Ethical ETFs: What you need to know about sustainable investment

Ethical investment is a booming industry amid growing environmental concerns.

Ethical investment is a booming industry amid growing environmental concerns. Photo: Getty

Building wealth through investing can be a guilt-free experience these days, with ethical exchange-traded funds (ETFs) now a booming industry.

ETFs are investment funds traded on listed exchanges, such as the ASX.

They are popular among novice retail traders as they enable people to invest in a diverse range of shares and other financial assets in a single trade.

That means buying units in an ETF is like buying tiny stakes in lots of different companies at once – so your eggs are not all in one basket – without having to pay a separate brokerage fee for every single company you buy into.

ETFs are hugely popular – with $23 billion invested in these types of funds in Australia alone – and so-called ethical ETFs are a big part of that.

Just over 30 per cent of that $23 billion, $6.96 billion, is invested in ETFs that choose not to invest in certain companies for ethical reasons.

And there are plenty of different products on the market – meaning you should be able to find a fund that allows you to build wealth without betraying your values.

But you have to read the small print.

Don’t take their word for it

Just because a fund describes itself as being ethical or environmentally conscious doesn’t mean it will match your understanding of what that means.

Some funds slap an ‘ethical’ label on their product but continue to invest in companies that cause environmental or social harm. This is known as ‘greenwashing‘.

Other companies may just define ‘ethical’ differently to you. Perhaps they invest in gas companies but draw the line at coal producers and tobacco companies.

So it’s not enough to just search for the ‘ethical’ label. You have to review the fund’s holding details on the fund manager’s website, which will list all the companies that the fund invests in.

The big players

The four big ETF players in Australia are BetaShares, ETF Securities, Vanguard and VanEck.

A few smaller operators are offering ETF products as well – and Tuesday marked the launch of sustainable investment group Australian Ethical’s first ETF.

BetaShares economist David Bassanese believes his group has the toughest ethical vetting process.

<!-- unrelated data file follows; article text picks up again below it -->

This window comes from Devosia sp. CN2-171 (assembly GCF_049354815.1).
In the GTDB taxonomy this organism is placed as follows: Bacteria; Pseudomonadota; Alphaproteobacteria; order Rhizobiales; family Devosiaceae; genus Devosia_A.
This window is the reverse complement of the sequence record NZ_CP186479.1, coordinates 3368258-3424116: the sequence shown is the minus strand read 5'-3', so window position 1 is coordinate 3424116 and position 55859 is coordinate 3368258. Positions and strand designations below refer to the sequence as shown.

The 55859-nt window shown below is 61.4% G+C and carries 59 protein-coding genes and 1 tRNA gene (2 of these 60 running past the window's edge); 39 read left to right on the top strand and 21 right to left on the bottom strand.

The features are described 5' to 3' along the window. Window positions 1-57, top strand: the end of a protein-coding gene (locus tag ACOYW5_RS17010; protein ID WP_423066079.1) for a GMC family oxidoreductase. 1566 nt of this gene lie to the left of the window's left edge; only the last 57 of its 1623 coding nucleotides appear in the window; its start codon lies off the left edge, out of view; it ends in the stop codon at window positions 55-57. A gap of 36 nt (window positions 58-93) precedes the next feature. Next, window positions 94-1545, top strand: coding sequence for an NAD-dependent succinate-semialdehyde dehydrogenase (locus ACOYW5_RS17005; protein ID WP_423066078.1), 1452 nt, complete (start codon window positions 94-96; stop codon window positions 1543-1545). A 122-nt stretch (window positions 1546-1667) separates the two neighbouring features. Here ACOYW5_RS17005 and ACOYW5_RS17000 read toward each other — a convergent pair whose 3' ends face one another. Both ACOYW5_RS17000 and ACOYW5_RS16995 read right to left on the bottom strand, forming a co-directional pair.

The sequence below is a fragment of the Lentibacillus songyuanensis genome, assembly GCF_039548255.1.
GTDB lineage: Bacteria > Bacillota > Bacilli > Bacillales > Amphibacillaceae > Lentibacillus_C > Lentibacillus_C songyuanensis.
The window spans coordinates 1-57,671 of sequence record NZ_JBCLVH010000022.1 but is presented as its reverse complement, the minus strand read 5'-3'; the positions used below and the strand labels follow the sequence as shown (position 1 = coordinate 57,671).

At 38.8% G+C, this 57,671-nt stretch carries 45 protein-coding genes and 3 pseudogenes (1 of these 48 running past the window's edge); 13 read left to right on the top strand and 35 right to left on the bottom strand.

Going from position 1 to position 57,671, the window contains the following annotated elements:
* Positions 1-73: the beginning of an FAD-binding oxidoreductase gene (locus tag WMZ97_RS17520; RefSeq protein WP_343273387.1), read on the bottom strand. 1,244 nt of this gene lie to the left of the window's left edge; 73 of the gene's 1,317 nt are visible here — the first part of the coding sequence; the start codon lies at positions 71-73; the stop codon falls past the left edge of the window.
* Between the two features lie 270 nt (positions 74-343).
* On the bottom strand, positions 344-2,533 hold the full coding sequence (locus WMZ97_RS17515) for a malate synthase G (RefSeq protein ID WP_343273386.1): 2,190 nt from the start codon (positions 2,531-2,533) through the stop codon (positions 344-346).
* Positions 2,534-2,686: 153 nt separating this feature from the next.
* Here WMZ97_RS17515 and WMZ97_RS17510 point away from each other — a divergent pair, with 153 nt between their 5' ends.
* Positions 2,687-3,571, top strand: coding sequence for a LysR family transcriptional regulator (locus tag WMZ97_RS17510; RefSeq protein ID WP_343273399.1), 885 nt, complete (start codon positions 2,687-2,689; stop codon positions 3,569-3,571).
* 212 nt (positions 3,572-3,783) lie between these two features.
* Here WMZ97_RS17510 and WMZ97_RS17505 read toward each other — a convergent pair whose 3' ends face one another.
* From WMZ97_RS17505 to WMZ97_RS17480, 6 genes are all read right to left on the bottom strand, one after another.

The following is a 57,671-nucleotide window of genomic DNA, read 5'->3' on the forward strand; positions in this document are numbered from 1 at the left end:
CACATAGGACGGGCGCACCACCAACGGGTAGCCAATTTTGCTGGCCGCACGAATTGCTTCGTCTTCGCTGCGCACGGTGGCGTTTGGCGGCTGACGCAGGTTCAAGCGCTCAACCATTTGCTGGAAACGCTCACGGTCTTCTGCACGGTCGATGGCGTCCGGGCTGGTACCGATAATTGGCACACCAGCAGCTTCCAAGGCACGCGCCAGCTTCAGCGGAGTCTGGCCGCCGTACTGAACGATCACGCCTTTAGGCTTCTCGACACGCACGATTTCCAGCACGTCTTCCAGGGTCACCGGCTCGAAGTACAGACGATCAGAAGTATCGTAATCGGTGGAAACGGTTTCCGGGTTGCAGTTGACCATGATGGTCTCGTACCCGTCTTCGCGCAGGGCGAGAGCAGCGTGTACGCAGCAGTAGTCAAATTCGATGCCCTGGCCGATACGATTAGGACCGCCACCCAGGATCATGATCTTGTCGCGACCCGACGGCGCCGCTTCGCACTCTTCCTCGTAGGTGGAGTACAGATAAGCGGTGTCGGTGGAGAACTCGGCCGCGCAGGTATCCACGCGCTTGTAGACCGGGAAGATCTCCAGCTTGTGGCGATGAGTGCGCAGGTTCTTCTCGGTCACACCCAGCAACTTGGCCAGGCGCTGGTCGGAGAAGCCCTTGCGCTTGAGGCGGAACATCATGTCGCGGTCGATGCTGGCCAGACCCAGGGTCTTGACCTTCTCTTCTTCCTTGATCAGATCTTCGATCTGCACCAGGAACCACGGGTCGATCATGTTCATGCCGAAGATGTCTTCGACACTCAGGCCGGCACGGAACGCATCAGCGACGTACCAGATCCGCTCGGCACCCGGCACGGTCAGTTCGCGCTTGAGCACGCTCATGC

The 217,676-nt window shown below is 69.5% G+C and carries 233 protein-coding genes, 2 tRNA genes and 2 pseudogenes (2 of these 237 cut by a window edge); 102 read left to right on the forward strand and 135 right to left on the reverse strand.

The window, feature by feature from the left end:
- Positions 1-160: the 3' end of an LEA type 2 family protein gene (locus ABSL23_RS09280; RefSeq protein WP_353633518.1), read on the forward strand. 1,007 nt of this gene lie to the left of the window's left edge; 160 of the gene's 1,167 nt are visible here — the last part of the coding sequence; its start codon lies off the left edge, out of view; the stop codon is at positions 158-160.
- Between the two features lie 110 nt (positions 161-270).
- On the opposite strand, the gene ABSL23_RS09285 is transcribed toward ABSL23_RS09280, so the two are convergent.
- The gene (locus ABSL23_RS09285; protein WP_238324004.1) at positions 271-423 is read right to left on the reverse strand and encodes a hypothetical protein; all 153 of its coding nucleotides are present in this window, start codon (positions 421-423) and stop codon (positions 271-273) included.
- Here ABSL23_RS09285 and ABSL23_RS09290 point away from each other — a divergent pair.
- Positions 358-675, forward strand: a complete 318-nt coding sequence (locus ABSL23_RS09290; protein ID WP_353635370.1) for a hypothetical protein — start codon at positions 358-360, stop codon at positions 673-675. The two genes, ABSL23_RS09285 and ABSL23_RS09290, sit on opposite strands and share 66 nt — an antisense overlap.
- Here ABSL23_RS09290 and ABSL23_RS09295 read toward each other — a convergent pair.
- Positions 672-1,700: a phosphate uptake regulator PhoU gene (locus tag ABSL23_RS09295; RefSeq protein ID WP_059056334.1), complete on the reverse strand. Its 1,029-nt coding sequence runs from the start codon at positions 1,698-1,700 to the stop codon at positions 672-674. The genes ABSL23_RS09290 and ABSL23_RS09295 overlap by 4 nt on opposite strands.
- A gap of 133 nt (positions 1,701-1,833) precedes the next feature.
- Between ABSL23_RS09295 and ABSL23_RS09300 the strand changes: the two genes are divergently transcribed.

BetaShares is Australia’s largest ethical ETF provider, accounting for about 60 per cent, or $4.1 billion, of the $6.96 billion currently invested in these products in Australia.

“We don’t invest in companies involved with alcohol, tobacco, pornography or fossil fuels – and we have a gender screen so that companies need to have at least one female on their board,” Mr Bassanese told TND.

Australian Ethical also doesn’t invest in tobacco, pornography, companies directly involved in making weapons, or those that make the bulk of their money from fossil fuels. (You can read its full ethical criteria here.)

International investment giant Vanguard has $35 billion under management in Australia in ETFs and other funds.

It takes a less restrictive approach than BetaShares, cutting out gambling, alcohol, pornography and tobacco.

But when it comes to fossil fuels, Vanguard only has an outright ban on coal.

Oil and gas investments are permissible where the company concerned does not get the majority of its income from these products.

Focus on the positive

There is also a growing range of funds that focus on investing solely in a particular sector or product.

ETF Securities, founded by Australian Graham Tuckwell, one of the fathers of ETFs, have funds specifically aimed at the hydrogen economy, as well as lithium and other metals used in renewable energy and battery storage.

They also offer another that invests in robotics.

ETF Securities spokesman Chad Hitzeman said the hydrogen fund “is ESG [environment, sustainable, governance] by default”.

“It does have specific investment filters, but also because it’s a cleaner technology it fits the ESG filter,” he said.

The battery metals fund, however, does not have specific filters.

It broadly fits into the ESG category because it is aiming at developing clean energy technologies. But it also invests in some companies that other ethical funds would not.

“Lockheed Martin is in the portfolio because they were working on flow battery technology,” Mr Hitzeman said.

“But, of course, they also produce armaments and advanced military technology, so it’s a matter of a certain kind of pragmatism being involved.”

That pragmatism also extends to mining, which for some ESG filters would be a hard no.

But ETF Securities sees the mining of rare earth minerals used for clean energy technologies, such as electric vehicle batteries, as crucial in the transition to cleaner energy.

The group’s robotics fund also has an unusual filter.

Although it permits some investments that would be caught by a more typical ESG filter, it does not allow money to be invested in products that might use robotics for negative ends.

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